Between the road construction and stopping to give the horses a rest, we didn't get to WA until just before dark. As we drove along Highway 14 headed for White Salmon and the turn off to Trout Lake, I noticed some really hairy cows along the highway. A closer look revealed that they weren't cows at all! We took the wrong road out of White Salmon and ended up going up a steep grade through town with sharp curves in the dark in a really huge rig; it was a bit nerve wracking. We finally arrived at the campground around 10 p.m.
We just pulled off the main road, flipped out the high ties, got food and water and blankets for the horses, and fell into bed. Poor Kate...a 12 hour trailer ride and then left to hang on the side of the trailer with Bailey, whom she immediately kicked. I think she was letting us know her initial opinion of the situation.
The next day we moved camp, got set up, and drove to Portland to get the etched wineglasses commemorating the ride. Thursday the fun started. We took Kate and Bailey out for one of the 12 mile loops that the Ride & Tiers would be doing on Saturday. The trail at the Trout Lake Horse Camp is phenomenal: mostly single track with excellent footing, rolling hills and gorgeous views of Mt. Adams. A little over halfway though the ride, Kate stopped. Apparently, she just wasn't seeing the point of the whole thing. After a little attitude adjustment (read: 'finding a stick to use as a crop'), she decided that continuing on was better than being tapped on the butt constantly.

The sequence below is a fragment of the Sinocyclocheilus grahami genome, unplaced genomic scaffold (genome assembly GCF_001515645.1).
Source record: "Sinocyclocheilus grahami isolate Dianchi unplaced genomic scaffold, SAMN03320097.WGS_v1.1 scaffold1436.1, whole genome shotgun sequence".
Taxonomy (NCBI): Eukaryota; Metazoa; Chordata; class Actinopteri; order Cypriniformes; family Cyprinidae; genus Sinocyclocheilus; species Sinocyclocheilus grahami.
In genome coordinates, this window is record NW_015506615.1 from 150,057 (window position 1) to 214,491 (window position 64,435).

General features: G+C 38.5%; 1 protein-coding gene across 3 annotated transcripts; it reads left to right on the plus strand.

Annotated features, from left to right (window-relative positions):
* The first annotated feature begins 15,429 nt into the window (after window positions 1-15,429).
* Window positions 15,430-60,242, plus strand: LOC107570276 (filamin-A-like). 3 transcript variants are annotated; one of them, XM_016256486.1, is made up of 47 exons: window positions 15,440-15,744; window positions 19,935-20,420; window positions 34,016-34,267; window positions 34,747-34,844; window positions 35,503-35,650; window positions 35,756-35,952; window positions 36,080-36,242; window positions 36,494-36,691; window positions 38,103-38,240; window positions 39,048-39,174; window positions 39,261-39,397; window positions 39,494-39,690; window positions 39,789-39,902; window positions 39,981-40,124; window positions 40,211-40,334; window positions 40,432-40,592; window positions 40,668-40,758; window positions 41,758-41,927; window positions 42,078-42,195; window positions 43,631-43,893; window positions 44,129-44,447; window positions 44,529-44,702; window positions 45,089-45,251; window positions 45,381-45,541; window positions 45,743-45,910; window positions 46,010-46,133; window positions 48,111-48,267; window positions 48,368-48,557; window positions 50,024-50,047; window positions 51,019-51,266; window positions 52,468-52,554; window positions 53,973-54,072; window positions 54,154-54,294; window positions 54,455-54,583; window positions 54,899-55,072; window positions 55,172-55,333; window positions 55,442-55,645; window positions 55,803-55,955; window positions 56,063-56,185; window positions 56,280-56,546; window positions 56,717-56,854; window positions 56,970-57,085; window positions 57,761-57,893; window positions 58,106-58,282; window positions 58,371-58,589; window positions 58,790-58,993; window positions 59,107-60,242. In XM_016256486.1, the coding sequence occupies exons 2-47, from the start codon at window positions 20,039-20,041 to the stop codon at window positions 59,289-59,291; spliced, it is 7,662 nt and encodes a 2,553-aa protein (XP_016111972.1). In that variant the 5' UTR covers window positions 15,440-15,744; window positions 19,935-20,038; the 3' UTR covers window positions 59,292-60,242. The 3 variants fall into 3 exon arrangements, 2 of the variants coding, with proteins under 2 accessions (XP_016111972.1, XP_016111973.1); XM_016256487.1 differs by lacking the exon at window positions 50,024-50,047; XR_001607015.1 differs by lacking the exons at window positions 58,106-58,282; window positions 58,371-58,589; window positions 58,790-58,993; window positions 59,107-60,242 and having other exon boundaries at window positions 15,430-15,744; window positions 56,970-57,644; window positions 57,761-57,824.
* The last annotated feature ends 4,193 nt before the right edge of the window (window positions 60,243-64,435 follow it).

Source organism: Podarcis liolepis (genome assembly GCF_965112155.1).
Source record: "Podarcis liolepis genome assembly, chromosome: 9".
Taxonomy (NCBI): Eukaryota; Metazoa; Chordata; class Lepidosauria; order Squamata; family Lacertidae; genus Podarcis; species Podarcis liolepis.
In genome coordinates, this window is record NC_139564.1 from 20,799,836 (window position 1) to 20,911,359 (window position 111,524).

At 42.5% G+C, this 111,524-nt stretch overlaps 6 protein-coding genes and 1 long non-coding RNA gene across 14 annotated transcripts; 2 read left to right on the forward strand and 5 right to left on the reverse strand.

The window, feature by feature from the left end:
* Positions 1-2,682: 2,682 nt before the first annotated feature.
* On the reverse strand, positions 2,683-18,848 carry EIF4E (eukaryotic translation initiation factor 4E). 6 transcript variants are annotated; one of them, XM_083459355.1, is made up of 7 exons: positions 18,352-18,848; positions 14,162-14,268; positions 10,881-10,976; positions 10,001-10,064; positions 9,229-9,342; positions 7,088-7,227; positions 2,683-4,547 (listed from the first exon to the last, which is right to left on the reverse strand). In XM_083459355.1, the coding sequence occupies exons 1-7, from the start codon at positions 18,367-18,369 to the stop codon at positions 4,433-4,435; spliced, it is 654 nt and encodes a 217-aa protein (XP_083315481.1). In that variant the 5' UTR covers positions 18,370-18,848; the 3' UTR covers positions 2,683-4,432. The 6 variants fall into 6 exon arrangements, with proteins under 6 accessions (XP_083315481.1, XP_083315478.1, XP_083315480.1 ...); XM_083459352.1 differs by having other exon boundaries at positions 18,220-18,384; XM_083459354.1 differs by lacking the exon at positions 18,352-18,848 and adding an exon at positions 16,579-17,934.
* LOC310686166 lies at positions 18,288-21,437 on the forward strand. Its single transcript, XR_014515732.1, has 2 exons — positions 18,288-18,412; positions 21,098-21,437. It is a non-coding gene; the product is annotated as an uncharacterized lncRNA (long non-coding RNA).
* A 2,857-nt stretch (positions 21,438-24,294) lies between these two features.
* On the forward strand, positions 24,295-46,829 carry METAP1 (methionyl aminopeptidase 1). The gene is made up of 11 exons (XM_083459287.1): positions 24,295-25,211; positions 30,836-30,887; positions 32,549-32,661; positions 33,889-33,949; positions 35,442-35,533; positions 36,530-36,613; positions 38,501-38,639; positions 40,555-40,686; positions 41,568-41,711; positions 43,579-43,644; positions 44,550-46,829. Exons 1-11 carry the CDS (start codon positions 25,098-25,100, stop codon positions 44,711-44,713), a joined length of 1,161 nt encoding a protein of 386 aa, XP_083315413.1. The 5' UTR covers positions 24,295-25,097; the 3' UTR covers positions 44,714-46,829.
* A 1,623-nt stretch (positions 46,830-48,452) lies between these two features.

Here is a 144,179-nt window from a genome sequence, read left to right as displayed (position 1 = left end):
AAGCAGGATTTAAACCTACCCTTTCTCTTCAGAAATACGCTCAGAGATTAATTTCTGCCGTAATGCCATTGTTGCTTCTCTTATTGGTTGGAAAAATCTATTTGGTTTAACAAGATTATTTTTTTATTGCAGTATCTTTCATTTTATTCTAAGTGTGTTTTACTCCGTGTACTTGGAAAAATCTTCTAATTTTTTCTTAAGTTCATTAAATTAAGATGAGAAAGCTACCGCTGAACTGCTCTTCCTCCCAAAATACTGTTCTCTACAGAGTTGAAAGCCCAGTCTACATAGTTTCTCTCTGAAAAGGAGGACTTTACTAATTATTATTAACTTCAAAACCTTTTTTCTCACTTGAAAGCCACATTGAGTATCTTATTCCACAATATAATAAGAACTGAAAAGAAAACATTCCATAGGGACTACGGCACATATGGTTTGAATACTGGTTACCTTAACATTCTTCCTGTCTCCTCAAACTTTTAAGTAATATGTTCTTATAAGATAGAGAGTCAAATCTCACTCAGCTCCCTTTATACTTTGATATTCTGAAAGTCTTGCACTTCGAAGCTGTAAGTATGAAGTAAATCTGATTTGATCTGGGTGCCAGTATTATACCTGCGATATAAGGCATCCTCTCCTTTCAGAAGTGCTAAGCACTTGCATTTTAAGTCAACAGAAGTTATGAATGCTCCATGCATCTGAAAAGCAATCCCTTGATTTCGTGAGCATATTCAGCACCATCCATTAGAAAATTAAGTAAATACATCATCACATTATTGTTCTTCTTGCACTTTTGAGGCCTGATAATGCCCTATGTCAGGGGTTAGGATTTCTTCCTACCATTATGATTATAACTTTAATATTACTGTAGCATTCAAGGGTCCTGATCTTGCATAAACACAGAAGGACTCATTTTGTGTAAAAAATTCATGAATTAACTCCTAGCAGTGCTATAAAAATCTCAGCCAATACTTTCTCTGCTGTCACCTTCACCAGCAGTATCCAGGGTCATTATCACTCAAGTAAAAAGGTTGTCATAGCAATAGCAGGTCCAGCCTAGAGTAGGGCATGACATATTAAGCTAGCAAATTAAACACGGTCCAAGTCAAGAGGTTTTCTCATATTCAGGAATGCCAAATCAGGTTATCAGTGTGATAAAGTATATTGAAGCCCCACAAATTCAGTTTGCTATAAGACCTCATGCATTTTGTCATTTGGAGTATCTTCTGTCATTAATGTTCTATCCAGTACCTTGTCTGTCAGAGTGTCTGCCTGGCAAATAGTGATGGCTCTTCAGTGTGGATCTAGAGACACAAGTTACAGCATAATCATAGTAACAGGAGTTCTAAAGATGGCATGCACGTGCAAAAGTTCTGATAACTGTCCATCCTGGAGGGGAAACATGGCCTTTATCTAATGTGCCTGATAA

Our camping spot...(told you it was beautiful!)
Friday, Dennis was talked into actually competing in the event. Our original plan had been to help with the ride while riding our horses all week long. Instead, Dennis participated--36 miles of running and riding! Below is proof: Their finish picture with the official time clock (which almost every horse spooked at). They weren't even last, but that might have had something to do with the fact that the last team lost their horse twice (once he managed to untie himself and went to their nearby home!).
Instead of Kate going out every day and getting used to being ridden constantly, she learned what it was like to be left at the trailer while her buddy horse leaves. She was not happy and let the whole camp know. During the event, every time Bailey would come in for a vet check, I had to go get Kate to stand by so that his heart rate would be at criteria. The vets became accustomed to seeing us hanging around.
Sunday we did manage another ride out, only 5 miles this time on a different trail. Kate was really doing great, until her giant spook on the way back into camp. Luckily, she calmed down almost immediately and I managed to stay on--always better than the alternative.
Monday morning we headed for home. We got out of bed to find that Kate had chewed through her lead rope and was standing next to Bailey grazing. Apparently, she'd run out of hay and needed something to do! I know horses eat trees and fences...but lead ropes. I thought only dogs chewed through their leashes!!
It was lovely to be away from home and camping with our horses and friends. We had such a great time. Below are some pictures...enjoy.
Mt. Adams (with SNOW in JUNE!)
Can you tell which dog loves horses and which dog was bored???
Another shot of Chloe enjoying her favorite pasttime! (Isn't she pretty? She had a bath for the trip) She was at the finish line with me waiting for her horse. Then she jumped all around him, biting his tail, on the way to the trailer, much to everyone's amusement.
And a final shot of George, Dennis' partner, and Bailey coming into the vet check.